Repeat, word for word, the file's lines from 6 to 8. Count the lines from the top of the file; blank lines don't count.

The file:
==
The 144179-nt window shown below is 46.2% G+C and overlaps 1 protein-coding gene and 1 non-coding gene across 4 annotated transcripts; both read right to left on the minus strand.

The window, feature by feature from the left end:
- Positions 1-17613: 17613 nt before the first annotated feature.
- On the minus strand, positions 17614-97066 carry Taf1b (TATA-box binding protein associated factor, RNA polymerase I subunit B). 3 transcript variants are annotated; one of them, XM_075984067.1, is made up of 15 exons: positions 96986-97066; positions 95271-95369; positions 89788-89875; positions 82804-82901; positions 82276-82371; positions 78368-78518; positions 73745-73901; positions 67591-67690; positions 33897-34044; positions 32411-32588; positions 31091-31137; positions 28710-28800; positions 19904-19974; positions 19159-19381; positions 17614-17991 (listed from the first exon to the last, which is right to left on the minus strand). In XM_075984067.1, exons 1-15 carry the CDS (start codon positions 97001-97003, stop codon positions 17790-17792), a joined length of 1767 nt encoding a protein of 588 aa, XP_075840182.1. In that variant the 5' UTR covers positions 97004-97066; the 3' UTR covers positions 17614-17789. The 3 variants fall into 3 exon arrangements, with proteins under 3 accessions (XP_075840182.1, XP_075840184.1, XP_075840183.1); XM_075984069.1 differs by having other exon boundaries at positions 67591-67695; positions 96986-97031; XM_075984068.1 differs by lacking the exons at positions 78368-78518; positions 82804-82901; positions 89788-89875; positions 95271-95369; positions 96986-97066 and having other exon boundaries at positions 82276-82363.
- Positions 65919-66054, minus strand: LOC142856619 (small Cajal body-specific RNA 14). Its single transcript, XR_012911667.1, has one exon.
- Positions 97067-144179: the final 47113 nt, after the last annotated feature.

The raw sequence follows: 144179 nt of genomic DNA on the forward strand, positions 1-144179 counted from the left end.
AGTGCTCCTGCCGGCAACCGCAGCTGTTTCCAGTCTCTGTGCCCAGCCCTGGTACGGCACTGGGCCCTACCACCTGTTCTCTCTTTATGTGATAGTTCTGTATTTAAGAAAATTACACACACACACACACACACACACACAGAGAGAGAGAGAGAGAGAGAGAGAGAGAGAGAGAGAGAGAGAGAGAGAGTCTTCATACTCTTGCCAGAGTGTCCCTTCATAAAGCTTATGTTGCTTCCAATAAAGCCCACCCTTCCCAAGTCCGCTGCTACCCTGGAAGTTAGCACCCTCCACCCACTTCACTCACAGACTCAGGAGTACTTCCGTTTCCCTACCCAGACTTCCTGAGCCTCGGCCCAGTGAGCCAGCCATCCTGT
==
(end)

- Positions 97067-144179: the final 47113 nt, after the last annotated feature.

The raw sequence follows: 144179 nt of genomic DNA on the forward strand, positions 1-144179 counted from the left end.
AGTGCTCCTGCCGGCAACCGCAGCTGTTTCCAGTCTCTGTGCCCAGCCCTGGTACGGCACTGGGCCCTACCACCTGTTCTCTCTTTATGTGATAGTTCTGTATTTAAGAAAATTACACACACACACACACACACACACACAGAGAGAGAGAGAGAGAGAGAGAGAGAGAGAGAGAGAGAGAGAGAGAGAGTCTTCATACTCTTGCCAGAGTGTCCCTTCATAAAGCTTATGTTGCTTCCAATAAAGCCCACCCTTCCCAAGTCCGCTGCTACCCTGGAAGTTAGCACCCTCCACCCACTTCACTCACAGACTCAGGAGTACTTCCGTTTCCCTACCCAGACTTCCTGAGCCTCGGCCCAGTGAGCCAGCCATCCTGT